Tuesday, February 27, 2007

Sorority Boots 23 Women From Depauw University Chapter, Possibly Because of Race, Weight, and "Social Awkwardness"

From the New York Times regarding my sister's alma mater, DePauw University, a prestigious United Methodist liberal arts school in Indiana:

GREENCASTLE, Ind. — When a psychology professor at DePauw University here surveyed students, they described one sorority as a group of “daddy’s little princesses” and another as “offbeat hippies.” The sisters of Delta Zeta were seen as “socially awkward.”

Worried that a negative stereotype of the sorority was contributing to a decline in membership that had left its Greek-columned house here half empty, Delta Zeta’s national officers interviewed 35 DePauw members in November, quizzing them about their dedication to recruitment. They judged 23 of the women insufficiently committed and later told them to vacate the sorority house.

The 23 members included every woman who was overweight. They also included the only black, Korean and Vietnamese members. The dozen students allowed to stay were slender and popular with fraternity men — conventionally pretty women the sorority hoped could attract new recruits. Six of the 12 were so infuriated they quit.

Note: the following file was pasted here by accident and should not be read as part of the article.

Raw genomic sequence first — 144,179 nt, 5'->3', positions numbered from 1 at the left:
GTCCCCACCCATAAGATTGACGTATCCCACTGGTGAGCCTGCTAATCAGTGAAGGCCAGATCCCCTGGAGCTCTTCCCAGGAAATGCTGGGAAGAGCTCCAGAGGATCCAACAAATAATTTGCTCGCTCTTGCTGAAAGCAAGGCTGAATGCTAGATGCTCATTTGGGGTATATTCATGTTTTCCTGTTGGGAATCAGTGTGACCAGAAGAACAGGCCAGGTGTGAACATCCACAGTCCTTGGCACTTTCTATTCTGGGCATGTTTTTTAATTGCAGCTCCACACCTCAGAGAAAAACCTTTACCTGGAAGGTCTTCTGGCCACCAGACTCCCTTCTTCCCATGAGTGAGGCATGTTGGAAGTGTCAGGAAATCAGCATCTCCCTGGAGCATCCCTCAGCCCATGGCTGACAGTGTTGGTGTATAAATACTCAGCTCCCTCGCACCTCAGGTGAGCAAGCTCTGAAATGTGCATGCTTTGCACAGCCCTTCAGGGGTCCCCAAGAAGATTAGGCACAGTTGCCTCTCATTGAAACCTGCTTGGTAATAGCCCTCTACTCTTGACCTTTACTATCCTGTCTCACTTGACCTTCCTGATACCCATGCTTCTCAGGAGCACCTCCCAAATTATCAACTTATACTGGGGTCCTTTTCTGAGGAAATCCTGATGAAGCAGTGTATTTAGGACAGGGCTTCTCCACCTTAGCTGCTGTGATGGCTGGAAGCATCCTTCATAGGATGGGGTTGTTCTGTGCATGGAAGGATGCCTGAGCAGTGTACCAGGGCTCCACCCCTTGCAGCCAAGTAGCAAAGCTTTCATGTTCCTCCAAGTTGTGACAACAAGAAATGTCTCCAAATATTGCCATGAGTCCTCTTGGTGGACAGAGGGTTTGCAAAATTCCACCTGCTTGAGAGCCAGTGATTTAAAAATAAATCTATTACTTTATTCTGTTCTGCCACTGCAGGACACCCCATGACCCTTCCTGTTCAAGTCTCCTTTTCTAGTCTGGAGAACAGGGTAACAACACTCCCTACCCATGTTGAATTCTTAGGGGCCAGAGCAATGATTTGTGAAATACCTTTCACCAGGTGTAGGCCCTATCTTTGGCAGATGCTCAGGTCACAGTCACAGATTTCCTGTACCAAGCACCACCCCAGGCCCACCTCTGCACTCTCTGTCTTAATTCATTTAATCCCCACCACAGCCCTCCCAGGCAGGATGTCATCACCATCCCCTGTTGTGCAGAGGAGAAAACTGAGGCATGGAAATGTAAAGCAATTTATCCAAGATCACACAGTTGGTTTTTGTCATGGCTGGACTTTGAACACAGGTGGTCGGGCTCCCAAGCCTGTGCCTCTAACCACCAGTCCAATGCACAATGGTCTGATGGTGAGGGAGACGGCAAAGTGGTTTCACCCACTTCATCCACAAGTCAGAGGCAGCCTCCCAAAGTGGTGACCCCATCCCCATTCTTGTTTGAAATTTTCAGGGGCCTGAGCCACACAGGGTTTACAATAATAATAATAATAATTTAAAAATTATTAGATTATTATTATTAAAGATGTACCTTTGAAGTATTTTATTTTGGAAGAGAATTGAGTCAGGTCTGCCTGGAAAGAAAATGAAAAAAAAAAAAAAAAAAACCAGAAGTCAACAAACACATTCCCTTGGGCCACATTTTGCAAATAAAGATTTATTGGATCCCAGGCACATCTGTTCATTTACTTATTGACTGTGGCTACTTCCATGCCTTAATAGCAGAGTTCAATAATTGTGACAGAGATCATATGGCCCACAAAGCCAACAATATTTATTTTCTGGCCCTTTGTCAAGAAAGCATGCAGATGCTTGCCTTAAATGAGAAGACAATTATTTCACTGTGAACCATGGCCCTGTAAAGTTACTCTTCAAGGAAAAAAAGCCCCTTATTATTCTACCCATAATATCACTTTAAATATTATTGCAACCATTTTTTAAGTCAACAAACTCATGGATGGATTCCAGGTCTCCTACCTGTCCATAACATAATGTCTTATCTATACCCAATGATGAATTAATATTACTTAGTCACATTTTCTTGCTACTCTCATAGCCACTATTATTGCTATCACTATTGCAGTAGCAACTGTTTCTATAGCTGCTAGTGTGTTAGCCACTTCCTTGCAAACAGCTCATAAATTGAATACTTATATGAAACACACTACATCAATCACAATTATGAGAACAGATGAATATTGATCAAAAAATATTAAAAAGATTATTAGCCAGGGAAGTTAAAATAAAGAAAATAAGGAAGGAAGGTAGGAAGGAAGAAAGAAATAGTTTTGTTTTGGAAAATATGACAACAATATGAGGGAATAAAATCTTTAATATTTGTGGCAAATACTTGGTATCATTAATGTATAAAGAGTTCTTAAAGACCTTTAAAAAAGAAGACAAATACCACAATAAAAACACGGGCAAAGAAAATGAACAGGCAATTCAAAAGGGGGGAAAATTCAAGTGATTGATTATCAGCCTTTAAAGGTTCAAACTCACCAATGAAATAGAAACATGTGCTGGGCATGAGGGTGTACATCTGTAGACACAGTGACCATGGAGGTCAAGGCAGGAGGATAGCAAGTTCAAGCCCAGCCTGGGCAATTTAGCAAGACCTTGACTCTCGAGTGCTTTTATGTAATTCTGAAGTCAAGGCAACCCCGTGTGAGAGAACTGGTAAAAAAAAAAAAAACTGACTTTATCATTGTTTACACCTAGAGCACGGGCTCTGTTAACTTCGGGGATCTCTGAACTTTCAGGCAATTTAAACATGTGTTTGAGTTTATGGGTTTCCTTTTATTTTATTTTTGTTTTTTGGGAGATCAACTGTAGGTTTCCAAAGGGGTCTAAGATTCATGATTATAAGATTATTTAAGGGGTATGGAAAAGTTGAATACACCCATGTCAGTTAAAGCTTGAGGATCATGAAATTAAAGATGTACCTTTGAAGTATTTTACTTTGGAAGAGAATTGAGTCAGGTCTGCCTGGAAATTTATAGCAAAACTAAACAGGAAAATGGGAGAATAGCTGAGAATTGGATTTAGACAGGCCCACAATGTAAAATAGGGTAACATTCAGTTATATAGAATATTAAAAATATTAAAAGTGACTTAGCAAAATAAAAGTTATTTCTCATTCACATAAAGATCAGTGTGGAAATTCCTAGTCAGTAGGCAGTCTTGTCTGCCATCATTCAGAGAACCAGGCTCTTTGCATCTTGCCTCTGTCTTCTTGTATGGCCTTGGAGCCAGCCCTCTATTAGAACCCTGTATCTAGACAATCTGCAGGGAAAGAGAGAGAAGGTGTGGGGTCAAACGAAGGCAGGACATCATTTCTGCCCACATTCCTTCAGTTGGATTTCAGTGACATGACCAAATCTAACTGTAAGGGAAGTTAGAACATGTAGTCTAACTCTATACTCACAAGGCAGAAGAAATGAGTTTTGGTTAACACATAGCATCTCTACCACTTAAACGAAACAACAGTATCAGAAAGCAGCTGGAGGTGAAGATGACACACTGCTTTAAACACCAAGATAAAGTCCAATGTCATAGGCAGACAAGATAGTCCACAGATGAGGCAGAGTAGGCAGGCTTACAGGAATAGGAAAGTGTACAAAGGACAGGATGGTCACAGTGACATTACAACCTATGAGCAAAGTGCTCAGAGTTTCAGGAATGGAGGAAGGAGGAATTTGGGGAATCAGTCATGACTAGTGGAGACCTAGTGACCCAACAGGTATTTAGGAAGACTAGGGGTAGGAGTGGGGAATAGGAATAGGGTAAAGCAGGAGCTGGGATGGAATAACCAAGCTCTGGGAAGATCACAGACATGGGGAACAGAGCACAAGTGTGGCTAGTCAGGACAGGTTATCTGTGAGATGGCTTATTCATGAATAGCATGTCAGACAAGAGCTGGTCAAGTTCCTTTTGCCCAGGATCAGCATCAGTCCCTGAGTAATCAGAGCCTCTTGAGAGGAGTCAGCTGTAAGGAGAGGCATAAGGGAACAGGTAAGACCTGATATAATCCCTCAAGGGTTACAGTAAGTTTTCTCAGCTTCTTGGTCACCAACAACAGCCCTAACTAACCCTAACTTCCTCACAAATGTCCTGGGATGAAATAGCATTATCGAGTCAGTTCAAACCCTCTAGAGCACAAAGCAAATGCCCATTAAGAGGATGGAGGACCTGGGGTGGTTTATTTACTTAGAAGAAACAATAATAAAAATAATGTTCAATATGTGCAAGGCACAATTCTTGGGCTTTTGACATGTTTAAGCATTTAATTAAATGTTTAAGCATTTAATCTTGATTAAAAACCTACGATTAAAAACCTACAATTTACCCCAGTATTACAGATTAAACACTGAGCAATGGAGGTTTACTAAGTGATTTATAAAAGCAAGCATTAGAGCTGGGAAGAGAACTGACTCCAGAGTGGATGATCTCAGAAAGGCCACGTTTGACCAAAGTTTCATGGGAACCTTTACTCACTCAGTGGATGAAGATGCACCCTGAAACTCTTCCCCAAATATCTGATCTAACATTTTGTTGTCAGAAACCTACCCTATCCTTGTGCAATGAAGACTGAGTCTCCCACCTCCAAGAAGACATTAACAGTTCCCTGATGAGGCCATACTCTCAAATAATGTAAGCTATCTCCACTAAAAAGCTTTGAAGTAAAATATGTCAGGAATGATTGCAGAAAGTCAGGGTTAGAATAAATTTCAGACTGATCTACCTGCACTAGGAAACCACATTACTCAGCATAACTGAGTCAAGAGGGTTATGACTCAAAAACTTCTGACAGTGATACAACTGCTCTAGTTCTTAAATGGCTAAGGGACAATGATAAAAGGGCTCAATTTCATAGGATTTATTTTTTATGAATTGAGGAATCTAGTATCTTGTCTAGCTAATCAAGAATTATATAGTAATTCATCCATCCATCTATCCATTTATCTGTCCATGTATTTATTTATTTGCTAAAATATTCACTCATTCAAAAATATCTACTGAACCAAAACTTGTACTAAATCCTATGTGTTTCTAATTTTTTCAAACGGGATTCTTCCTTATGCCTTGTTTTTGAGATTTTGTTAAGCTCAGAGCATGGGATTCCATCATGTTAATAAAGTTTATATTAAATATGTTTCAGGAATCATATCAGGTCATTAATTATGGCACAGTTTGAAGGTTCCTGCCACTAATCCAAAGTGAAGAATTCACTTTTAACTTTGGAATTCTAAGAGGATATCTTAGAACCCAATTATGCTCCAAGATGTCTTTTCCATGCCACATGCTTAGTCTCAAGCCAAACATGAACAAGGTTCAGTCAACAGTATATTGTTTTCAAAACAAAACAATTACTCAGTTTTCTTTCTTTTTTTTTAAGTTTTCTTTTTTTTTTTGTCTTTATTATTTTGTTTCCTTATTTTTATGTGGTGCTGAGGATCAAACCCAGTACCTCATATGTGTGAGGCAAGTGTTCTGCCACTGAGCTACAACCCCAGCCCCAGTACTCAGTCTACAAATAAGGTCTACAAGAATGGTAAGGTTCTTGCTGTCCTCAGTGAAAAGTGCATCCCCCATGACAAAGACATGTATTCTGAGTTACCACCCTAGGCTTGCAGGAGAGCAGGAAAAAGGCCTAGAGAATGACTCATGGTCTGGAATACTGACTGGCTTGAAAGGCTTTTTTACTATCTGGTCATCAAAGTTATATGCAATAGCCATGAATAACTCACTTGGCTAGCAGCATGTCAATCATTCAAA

It gets better:

A few days after the interviews, national representatives took over the house to hold a recruiting event. They asked most members to stay upstairs in their rooms. To welcome freshmen downstairs, they assembled a team that included several of the women eventually asked to stay in the sorority, along with some slender women invited from the sorority’s chapter at Indiana University, Ms. Holloway said.

This (coupled with my own social awkwardness) is why I never rushed a fraternity. My sister, however, was part of DePauw's bustling Greek community. Her sorority (AOπ) also dissolved its DePauw chapter, albeit more gracefully and with less bigotry.

Like a good United Methodists (or a good person who runs an institution tenuously associated with The United Methodist Church), University president Robert G. Bottoms has "issued a two-page letter of reprimand to the sorority," defending DePauw's former women of Delta Zeta. I suspect that sorority officials will spend more time making cracks about the president's last name than evaluating the content of his letter.


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